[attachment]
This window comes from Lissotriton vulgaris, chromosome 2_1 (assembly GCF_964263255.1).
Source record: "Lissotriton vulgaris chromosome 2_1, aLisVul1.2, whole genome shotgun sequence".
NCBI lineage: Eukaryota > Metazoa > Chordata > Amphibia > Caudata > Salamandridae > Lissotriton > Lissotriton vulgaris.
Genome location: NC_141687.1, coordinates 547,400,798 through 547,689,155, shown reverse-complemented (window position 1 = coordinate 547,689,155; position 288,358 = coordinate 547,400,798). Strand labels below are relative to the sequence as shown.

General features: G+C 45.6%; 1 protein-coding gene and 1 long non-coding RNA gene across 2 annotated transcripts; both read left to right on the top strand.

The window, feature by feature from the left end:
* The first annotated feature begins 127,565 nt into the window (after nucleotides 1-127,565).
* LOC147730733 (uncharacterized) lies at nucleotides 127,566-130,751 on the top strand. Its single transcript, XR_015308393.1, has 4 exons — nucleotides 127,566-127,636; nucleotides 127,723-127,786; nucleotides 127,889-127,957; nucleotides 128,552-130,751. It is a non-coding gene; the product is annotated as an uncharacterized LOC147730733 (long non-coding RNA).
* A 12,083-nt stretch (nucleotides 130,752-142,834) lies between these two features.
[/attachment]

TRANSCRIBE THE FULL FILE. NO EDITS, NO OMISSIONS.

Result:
This window comes from Lissotriton vulgaris, chromosome 2_1 (assembly GCF_964263255.1).
Source record: "Lissotriton vulgaris chromosome 2_1, aLisVul1.2, whole genome shotgun sequence".
NCBI lineage: Eukaryota > Metazoa > Chordata > Amphibia > Caudata > Salamandridae > Lissotriton > Lissotriton vulgaris.
Genome location: NC_141687.1, coordinates 547,400,798 through 547,689,155, shown reverse-complemented (window position 1 = coordinate 547,689,155; position 288,358 = coordinate 547,400,798). Strand labels below are relative to the sequence as shown.

General features: G+C 45.6%; 1 protein-coding gene and 1 long non-coding RNA gene across 2 annotated transcripts; both read left to right on the top strand.

The window, feature by feature from the left end:
* The first annotated feature begins 127,565 nt into the window (after nucleotides 1-127,565).
* LOC147730733 (uncharacterized) lies at nucleotides 127,566-130,751 on the top strand. Its single transcript, XR_015308393.1, has 4 exons — nucleotides 127,566-127,636; nucleotides 127,723-127,786; nucleotides 127,889-127,957; nucleotides 128,552-130,751. It is a non-coding gene; the product is annotated as an uncharacterized LOC147730733 (long non-coding RNA).
* A 12,083-nt stretch (nucleotides 130,752-142,834) lies between these two features.